I mentioned the idea of *K*-space in post 22.22 and introduced the vector ** K** in post 19.20; in post 22.12 I described the Fourier transform as a function of

**. The purpose of this post is to bring all these ideas together.**

*K*In the left-hand picture above, a ray is scattered by a particle at O. Let’s think about the ray scattered, through an angle 2*ϕ* by the particle. Following post 19.20, I will define the incident direction by a unit vector *k*_{o} and the scattered direction by the unit vector ** k**. The change in direction of the ray is given by (

**–**

*k*

*k*_{o}). I am now going to define the vector

**by**

*K** K* = (2π/

*λ*)(

*–*

**k**

**k**_{0}) (1)

as shown in the right-hand picture above. Here *λ* represents the wavelength of the ray, for the reasons given in post 22.14. The picture below shows that, for all scattering directions, the origin of the ** K** vectors is at O’ that lies in the direction of

**a distance 2π/**

*k**λ*from O, when the direction of the incident ray doesn’t change. Of course, scattered rays and, therefore,

**vectors are not confined to the plane of the picture, which is a two-dimensional representation of something that happens in three dimensions. In post 19.20, we saw that the modulus of**

*K***is given by**

*K**K* = (4π/*λ*)sin(*ϕ*/2).

The vectors ** K** define a space, called

*K*-space, whose origin is at O’. If we multiply our definition of

**, in equation 1, by 2π the resulting vector defines what is sometimes called**

*K**reciprocal space*.

In posts 22.12 and 22.14, we saw that the rays scattered by an object (its diffraction pattern) could be represented, in amplitude and phase by the Fourier transform, *F*, of the density of scattering matter, *ρ*, in the object. *F* is a function of ** K** and is defined by

where the limits of integration are over the volume of the scattering object. Here ** r** is a vector defining positions in the scattering object so that

*ρ*is a function of

**. We define the origin of the**

*r***vectors to be at O. Then the vectors**

*r***are in**

*r**real space*, whose origin is at O.

Let’s explore the relationship between *K*-space and real space in more detail.

From the definition of ** K**, in equation 1, all possible

**vectors define a sphere of radius 2π/**

*K**λ*, whose centre is at O, the origin of real space, as shown in the picture above (where the

**vectors are shown in red). The picture shows a circular section of this sphere because it is a two-dimensional representation of what happens. This is because the points of the red arrows are all a distance of (2π/**

*K**λ*) from O. Equation 2 implies that

*K*-space has an infinite extent but the picture shows that, for a fixed position of the scattering object, we can only explore the region of

*K*-space that lies on the surface of this sphere – called the

*Ewald sphere*after the German physicist Paul Ewald (1888-1985).

We can explore more of *K*-space by rotating the object in real space – leading to an equal rotation, about a parallel axis, in *K*-space. Then further regions of *K*-space pass through the Ewald sphere – providing more information about the object. But we can only explore regions of *K*-space for which *K* < 2π/*λ* which limits the resolution of the information we can obtain with a given wavelength – if we want to obtain higher resolution information, we must extend the region of *K*-space that we can explore by increasing 2π/*λ, *that is by decreasing* λ*. This is the conclusion we reached, by a different route, in post 22.13.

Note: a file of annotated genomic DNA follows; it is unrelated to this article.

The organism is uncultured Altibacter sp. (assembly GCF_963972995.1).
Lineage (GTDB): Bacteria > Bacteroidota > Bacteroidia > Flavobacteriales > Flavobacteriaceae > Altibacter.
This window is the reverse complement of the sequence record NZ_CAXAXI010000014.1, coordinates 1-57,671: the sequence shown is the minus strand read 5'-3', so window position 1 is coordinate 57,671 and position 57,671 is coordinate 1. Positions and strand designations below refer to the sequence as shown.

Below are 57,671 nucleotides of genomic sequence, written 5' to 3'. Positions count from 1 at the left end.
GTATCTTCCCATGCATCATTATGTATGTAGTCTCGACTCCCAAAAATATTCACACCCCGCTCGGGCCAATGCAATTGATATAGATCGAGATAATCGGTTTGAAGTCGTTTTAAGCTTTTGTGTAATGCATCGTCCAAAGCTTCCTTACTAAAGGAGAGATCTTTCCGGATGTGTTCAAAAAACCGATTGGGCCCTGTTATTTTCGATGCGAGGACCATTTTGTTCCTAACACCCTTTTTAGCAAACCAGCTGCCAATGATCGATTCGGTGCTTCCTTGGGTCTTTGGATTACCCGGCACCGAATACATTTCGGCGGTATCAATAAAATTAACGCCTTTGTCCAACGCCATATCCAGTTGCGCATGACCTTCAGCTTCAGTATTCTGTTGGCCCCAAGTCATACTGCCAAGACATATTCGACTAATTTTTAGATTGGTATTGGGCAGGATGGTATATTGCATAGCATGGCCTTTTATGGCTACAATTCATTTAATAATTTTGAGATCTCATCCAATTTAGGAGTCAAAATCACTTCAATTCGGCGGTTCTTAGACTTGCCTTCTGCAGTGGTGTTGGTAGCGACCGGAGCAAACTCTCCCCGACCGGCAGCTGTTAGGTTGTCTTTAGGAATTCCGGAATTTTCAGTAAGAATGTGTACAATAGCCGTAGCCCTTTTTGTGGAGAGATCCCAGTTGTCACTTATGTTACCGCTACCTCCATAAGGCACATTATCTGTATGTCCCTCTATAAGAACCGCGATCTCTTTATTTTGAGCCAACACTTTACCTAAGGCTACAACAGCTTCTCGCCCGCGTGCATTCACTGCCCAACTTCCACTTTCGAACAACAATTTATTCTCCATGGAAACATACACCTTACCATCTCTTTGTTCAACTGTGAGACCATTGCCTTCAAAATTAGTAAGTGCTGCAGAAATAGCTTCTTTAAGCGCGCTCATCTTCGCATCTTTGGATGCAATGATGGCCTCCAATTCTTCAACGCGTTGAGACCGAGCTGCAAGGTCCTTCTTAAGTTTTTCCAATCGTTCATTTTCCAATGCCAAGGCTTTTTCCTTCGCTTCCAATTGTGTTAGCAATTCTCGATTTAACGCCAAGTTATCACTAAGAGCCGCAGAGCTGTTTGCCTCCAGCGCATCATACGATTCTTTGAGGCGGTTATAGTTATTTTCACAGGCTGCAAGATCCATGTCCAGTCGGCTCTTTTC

The ideas in the previous two paragraphs are important when we use x-ray diffraction to investigate the positions of atoms in molecules because the radius of curvature of the Ewald sphere is appreciable because the spacing between atoms is comparable to *λ*. If we use electrons of wavelength 3 pm (see post 22.13), the radius of curvature is much greater so that, for scattering angles not approaching 90^{o}, the Ewald sphere approximates to a plane section through *K*-space. Then the diffraction pattern we record is almost a plane section through *K*-space.

What information does a plane section of *K*-space provide? Calculating the inverse Fourier transform of equation 2 gives

We can write the dot product ** r.K** as

** r.K** =

*xK*+

_{x}*yK*+

_{y}*zK*

_{z}where *x*, *y* and *z* are orthogonal Cartesian coordinates in real space and *K _{x}*,

*K*and

_{y}*K*, are the components of

_{z}**in those directions. Now let’s suppose that our plane section is perpendicular to the**

*K**z*-axis, so that

** r.K** =

*xK*+

_{x}*yK*.

_{y}Now

Note that *ρ*(*x*,*y*) is the projection of *ρ*(** r**) on the

*x*,

*y*plane. So a section of

*K*-space provides information about a projection in real space.

When we think about diffraction, it is often convenient to think about real space, the space occupied by the scattering object, and *K*-space, the space occupied by its diffraction pattern.

Related posts

19.20 Diffraction

22.12 Diffraction, Fourier transforms and image formation

22.14 X-ray diffraction

22.21 An ideal crystal

22.22 Fourier transform of a one-dimensional lattice

Follow-up posts

22.24 Reciprocal lattice

23.01 Observing x-ray diffraction by a crystal

23.03 X-ray diffraction by a crystal